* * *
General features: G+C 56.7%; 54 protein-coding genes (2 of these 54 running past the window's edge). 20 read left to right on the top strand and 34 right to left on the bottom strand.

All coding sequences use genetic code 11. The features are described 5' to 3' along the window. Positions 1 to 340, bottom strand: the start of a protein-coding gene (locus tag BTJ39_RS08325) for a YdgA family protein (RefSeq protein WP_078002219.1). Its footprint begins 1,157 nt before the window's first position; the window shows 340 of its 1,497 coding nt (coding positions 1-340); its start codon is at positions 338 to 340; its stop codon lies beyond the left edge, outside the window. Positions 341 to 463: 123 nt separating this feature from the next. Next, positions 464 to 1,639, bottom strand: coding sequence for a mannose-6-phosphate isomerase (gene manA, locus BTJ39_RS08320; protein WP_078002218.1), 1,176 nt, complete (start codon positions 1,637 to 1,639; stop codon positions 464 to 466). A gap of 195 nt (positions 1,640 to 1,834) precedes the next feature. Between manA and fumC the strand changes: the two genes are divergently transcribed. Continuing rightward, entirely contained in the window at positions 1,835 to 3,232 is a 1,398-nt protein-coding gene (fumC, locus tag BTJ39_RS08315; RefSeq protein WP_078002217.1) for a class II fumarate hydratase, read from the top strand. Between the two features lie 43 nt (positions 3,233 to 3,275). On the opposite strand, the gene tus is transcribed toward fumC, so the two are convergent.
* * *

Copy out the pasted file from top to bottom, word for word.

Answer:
General features: G+C 56.7%; 54 protein-coding genes (2 of these 54 running past the window's edge). 20 read left to right on the top strand and 34 right to left on the bottom strand.

All coding sequences use genetic code 11. The features are described 5' to 3' along the window. Positions 1 to 340, bottom strand: the start of a protein-coding gene (locus tag BTJ39_RS08325) for a YdgA family protein (RefSeq protein WP_078002219.1). Its footprint begins 1,157 nt before the window's first position; the window shows 340 of its 1,497 coding nt (coding positions 1-340); its start codon is at positions 338 to 340; its stop codon lies beyond the left edge, outside the window. Positions 341 to 463: 123 nt separating this feature from the next. Next, positions 464 to 1,639, bottom strand: coding sequence for a mannose-6-phosphate isomerase (gene manA, locus BTJ39_RS08320; protein WP_078002218.1), 1,176 nt, complete (start codon positions 1,637 to 1,639; stop codon positions 464 to 466). A gap of 195 nt (positions 1,640 to 1,834) precedes the next feature. Between manA and fumC the strand changes: the two genes are divergently transcribed. Continuing rightward, entirely contained in the window at positions 1,835 to 3,232 is a 1,398-nt protein-coding gene (fumC, locus tag BTJ39_RS08315; RefSeq protein WP_078002217.1) for a class II fumarate hydratase, read from the top strand. Between the two features lie 43 nt (positions 3,233 to 3,275). On the opposite strand, the gene tus is transcribed toward fumC, so the two are convergent.